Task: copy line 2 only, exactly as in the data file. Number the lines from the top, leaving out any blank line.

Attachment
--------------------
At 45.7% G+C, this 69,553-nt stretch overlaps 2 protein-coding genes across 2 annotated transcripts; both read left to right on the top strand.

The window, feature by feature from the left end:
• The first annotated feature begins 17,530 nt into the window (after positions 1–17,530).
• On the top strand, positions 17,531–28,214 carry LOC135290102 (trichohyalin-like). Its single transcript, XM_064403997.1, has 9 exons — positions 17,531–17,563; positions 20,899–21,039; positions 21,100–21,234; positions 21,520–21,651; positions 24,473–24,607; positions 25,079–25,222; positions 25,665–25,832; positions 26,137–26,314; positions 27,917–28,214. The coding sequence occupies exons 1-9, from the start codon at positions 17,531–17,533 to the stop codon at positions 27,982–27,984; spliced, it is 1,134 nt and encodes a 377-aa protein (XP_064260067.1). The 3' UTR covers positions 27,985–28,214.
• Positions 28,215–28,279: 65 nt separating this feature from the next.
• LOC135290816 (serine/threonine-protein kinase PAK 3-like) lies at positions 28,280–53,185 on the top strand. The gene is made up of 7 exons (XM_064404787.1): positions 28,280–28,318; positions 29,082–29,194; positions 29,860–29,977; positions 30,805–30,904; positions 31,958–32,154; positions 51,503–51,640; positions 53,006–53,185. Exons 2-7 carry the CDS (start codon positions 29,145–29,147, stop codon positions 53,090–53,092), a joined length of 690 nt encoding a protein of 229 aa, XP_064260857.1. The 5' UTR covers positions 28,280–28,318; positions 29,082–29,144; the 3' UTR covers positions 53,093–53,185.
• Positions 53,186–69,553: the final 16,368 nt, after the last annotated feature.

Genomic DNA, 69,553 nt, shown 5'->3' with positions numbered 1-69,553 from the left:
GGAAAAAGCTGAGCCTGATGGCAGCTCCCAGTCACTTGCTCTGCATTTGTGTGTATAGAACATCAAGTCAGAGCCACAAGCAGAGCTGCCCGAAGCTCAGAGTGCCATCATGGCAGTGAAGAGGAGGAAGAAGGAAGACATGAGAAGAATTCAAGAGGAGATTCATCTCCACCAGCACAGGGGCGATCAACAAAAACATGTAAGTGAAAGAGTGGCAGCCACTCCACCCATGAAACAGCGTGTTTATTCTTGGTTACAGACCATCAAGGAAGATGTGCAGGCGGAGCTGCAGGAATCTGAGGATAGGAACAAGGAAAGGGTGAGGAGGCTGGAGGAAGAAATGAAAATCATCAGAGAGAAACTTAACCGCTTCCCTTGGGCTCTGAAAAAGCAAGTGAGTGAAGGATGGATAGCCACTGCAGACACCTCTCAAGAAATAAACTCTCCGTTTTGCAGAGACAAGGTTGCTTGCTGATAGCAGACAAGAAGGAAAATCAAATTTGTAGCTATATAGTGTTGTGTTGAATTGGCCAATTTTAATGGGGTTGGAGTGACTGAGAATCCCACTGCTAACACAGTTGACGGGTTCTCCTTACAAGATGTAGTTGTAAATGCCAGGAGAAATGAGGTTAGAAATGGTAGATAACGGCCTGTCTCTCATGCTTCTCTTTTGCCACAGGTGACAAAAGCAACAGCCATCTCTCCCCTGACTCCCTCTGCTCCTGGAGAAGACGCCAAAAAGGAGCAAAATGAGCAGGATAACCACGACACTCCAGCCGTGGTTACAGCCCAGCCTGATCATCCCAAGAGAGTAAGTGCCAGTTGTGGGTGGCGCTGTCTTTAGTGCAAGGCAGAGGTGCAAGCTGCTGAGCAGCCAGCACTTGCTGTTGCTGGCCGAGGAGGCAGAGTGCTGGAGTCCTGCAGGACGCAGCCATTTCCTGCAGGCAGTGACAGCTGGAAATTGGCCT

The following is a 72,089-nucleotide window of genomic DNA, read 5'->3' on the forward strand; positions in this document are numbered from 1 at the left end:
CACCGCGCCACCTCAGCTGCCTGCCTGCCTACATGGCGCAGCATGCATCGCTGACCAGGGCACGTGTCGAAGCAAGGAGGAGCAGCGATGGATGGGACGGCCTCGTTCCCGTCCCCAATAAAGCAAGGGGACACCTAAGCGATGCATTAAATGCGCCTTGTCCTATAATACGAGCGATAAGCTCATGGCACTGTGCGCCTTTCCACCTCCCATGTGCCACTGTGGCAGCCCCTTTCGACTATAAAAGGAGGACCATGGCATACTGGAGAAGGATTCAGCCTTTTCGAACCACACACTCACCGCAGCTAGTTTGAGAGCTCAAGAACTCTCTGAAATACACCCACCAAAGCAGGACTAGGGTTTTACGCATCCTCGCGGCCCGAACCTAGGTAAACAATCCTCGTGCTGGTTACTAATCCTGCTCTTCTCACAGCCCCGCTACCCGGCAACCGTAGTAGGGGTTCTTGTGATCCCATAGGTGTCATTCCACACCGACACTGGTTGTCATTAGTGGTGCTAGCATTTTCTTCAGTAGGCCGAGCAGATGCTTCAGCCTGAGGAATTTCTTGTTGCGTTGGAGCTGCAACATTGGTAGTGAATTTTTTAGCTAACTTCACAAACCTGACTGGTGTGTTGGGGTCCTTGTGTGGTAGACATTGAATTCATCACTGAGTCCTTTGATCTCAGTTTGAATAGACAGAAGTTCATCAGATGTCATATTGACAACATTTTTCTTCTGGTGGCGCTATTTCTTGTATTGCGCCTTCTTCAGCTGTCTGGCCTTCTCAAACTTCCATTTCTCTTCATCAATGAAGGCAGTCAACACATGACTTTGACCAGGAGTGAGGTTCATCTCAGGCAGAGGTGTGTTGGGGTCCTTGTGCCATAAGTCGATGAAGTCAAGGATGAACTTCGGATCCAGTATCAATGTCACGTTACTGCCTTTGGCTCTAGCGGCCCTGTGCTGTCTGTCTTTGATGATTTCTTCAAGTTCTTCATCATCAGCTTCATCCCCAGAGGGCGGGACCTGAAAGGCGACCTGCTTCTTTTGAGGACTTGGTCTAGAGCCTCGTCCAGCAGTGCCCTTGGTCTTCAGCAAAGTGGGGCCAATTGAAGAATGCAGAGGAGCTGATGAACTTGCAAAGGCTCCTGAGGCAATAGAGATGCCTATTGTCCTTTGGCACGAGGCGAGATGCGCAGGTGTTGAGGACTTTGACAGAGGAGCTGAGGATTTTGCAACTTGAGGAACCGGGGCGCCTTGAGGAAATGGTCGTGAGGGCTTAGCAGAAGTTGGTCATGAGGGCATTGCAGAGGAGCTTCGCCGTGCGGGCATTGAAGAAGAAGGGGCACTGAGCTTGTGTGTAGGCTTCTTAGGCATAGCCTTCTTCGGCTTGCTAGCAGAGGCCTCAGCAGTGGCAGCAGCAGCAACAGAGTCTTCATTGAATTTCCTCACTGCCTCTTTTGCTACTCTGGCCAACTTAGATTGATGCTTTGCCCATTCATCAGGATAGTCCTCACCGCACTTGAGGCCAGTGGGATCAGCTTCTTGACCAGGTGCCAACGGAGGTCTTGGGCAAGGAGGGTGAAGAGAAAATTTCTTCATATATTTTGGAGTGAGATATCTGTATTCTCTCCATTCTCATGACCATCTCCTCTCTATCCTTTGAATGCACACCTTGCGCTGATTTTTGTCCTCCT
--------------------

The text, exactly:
The window, feature by feature from the left end: